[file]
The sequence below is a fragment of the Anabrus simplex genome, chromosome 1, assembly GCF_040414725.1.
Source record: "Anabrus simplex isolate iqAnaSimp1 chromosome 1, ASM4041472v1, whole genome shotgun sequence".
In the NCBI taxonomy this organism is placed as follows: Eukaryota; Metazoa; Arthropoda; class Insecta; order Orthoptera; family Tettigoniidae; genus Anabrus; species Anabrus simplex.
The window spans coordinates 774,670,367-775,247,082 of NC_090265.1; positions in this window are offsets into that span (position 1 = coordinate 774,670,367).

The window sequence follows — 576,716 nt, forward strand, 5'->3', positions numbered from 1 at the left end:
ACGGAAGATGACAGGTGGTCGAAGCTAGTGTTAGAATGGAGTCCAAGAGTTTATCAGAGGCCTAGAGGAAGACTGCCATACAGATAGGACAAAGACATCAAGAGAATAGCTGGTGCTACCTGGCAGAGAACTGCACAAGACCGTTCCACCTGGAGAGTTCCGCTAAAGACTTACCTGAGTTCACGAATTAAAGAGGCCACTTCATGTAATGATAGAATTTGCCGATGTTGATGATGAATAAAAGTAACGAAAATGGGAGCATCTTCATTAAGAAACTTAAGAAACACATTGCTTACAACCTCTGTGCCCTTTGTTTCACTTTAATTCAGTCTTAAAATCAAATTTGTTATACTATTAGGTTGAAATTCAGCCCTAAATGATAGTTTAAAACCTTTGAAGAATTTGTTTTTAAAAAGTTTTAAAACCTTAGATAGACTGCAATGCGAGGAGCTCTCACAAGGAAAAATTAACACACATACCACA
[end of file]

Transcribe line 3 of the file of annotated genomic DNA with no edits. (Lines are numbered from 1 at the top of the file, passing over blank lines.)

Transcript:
In the NCBI taxonomy this organism is placed as follows: Eukaryota; Metazoa; Arthropoda; class Insecta; order Orthoptera; family Tettigoniidae; genus Anabrus; species Anabrus simplex.